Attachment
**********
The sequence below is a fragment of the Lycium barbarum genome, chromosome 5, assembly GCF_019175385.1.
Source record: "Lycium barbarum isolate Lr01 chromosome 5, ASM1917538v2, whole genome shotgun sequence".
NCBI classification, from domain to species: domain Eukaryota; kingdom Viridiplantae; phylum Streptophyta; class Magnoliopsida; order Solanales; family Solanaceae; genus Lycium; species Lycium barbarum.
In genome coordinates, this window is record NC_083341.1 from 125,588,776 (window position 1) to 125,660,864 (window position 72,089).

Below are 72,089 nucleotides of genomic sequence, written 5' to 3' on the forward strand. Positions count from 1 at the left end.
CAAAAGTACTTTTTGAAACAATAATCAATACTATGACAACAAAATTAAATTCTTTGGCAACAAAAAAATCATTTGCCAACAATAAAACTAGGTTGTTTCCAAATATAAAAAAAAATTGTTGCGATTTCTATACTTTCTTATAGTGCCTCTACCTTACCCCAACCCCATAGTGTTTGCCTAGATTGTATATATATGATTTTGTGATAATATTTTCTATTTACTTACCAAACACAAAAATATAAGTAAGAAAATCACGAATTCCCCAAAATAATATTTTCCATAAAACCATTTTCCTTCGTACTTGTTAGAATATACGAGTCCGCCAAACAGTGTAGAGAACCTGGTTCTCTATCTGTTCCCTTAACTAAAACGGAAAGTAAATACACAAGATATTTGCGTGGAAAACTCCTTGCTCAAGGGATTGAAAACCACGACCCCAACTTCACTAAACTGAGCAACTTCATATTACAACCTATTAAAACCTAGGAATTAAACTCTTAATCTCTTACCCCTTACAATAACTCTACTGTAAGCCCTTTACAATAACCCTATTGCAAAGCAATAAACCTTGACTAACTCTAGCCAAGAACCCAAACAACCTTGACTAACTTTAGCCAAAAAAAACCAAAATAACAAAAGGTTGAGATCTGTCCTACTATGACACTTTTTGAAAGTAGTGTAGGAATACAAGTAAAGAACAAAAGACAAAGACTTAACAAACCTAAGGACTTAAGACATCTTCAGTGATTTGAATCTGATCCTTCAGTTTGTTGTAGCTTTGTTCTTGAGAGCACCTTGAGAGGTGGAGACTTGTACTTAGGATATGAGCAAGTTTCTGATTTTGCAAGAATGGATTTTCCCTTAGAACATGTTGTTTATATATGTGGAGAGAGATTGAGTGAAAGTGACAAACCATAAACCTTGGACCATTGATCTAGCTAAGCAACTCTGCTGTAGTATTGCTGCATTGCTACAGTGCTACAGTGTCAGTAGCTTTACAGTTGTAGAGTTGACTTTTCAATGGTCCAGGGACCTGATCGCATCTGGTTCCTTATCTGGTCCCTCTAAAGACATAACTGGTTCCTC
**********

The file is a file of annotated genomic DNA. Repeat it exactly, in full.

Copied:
The sequence below is a fragment of the Lycium barbarum genome, chromosome 5, assembly GCF_019175385.1.
Source record: "Lycium barbarum isolate Lr01 chromosome 5, ASM1917538v2, whole genome shotgun sequence".
NCBI classification, from domain to species: domain Eukaryota; kingdom Viridiplantae; phylum Streptophyta; class Magnoliopsida; order Solanales; family Solanaceae; genus Lycium; species Lycium barbarum.
In genome coordinates, this window is record NC_083341.1 from 125,588,776 (window position 1) to 125,660,864 (window position 72,089).

Below are 72,089 nucleotides of genomic sequence, written 5' to 3' on the forward strand. Positions count from 1 at the left end.
CAAAAGTACTTTTTGAAACAATAATCAATACTATGACAACAAAATTAAATTCTTTGGCAACAAAAAAATCATTTGCCAACAATAAAACTAGGTTGTTTCCAAATATAAAAAAAAATTGTTGCGATTTCTATACTTTCTTATAGTGCCTCTACCTTACCCCAACCCCATAGTGTTTGCCTAGATTGTATATATATGATTTTGTGATAATATTTTCTATTTACTTACCAAACACAAAAATATAAGTAAGAAAATCACGAATTCCCCAAAATAATATTTTCCATAAAACCATTTTCCTTCGTACTTGTTAGAATATACGAGTCCGCCAAACAGTGTAGAGAACCTGGTTCTCTATCTGTTCCCTTAACTAAAACGGAAAGTAAATACACAAGATATTTGCGTGGAAAACTCCTTGCTCAAGGGATTGAAAACCACGACCCCAACTTCACTAAACTGAGCAACTTCATATTACAACCTATTAAAACCTAGGAATTAAACTCTTAATCTCTTACCCCTTACAATAACTCTACTGTAAGCCCTTTACAATAACCCTATTGCAAAGCAATAAACCTTGACTAACTCTAGCCAAGAACCCAAACAACCTTGACTAACTTTAGCCAAAAAAAACCAAAATAACAAAAGGTTGAGATCTGTCCTACTATGACACTTTTTGAAAGTAGTGTAGGAATACAAGTAAAGAACAAAAGACAAAGACTTAACAAACCTAAGGACTTAAGACATCTTCAGTGATTTGAATCTGATCCTTCAGTTTGTTGTAGCTTTGTTCTTGAGAGCACCTTGAGAGGTGGAGACTTGTACTTAGGATATGAGCAAGTTTCTGATTTTGCAAGAATGGATTTTCCCTTAGAACATGTTGTTTATATATGTGGAGAGAGATTGAGTGAAAGTGACAAACCATAAACCTTGGACCATTGATCTAGCTAAGCAACTCTGCTGTAGTATTGCTGCATTGCTACAGTGCTACAGTGTCAGTAGCTTTACAGTTGTAGAGTTGACTTTTCAATGGTCCAGGGACCTGATCGCATCTGGTTCCTTATCTGGTCCCTCTAAAGACATAACTGGTTCCTC